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Sight: when you’re at the Oceana Ranger’s bow, you can’t help looking at the horizon; it’s like the sea is inviting you to meditate. Being on board ship and feeling the movement of the waves is relaxing.

Hearing: apart from the sound of the water, you hear the crew’s laughter, especially Carlos and his “jejeje”.

Taste: the cold meats that Africa serves us at 11am are just what we need.

After a whole day working with the ROV and a couple of interesting dives, during which we saw groups of orange roughies, we return to port. We hear thumping sounds coming from the horizon as we get close to the dock. It’s Saint John’s Day, the night of bonfires to celebrate the beginning of summer. Some people think celebration means turning up the decibels and sowing the beach with plastic, including bottles, bags, cans and other garbage. No comment.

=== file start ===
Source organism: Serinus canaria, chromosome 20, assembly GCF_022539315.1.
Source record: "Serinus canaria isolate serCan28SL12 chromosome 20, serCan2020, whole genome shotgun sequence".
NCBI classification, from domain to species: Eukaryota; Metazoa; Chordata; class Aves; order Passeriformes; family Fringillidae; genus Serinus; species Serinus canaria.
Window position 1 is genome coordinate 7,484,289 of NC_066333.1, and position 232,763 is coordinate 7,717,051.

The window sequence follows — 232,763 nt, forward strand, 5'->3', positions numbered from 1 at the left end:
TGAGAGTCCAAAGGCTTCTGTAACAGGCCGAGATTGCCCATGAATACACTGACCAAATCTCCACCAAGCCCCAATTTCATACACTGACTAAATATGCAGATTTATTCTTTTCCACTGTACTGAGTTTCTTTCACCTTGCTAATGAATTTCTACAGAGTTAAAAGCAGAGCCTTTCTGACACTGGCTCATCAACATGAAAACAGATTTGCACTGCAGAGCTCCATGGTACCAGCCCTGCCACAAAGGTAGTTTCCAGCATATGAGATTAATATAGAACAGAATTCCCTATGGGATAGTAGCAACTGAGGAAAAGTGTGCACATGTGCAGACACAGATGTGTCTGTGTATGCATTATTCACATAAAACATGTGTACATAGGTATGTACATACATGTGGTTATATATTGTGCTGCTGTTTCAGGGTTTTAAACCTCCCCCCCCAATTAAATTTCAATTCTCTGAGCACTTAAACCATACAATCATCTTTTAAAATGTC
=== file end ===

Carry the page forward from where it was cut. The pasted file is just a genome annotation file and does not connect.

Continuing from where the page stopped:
Today it’s all about last-day expectations. All important discussions have been put off for today’s plenary. The reopening of the bluefin tuna, sharks and corals debates will depend upon the support of the parties. Today we may obtain more protection for more species… or be doomed to lose them.

Finally CITES failed to ban the international trade of Atlantic bluefin tuna and implement international trade regulations for eight shark species and 31 species of red and pink coral, all of which are essential to the oceans, livelihoods and local economies. A tragedy for the Oceans.

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